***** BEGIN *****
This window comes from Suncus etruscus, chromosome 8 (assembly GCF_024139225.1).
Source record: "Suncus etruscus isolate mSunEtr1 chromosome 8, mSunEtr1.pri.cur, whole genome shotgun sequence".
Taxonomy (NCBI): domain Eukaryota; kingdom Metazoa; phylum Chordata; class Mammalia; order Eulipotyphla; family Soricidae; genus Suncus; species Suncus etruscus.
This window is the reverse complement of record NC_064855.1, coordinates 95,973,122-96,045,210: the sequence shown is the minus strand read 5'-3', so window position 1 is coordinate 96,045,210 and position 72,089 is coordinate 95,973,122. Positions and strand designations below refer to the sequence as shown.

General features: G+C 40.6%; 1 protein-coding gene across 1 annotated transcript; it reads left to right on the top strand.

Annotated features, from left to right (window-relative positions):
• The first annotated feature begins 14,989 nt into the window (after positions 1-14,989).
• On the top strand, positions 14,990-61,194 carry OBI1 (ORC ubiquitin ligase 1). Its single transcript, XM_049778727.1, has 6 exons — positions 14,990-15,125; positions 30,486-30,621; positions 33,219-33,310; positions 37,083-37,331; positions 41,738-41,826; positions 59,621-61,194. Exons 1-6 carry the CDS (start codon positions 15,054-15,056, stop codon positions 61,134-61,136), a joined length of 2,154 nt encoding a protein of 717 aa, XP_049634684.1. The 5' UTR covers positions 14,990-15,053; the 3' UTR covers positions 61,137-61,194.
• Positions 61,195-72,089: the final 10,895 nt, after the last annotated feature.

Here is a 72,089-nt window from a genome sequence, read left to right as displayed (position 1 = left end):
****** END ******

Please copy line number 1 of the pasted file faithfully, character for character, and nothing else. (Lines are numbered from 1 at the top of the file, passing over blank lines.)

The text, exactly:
This window comes from Suncus etruscus, chromosome 8 (assembly GCF_024139225.1).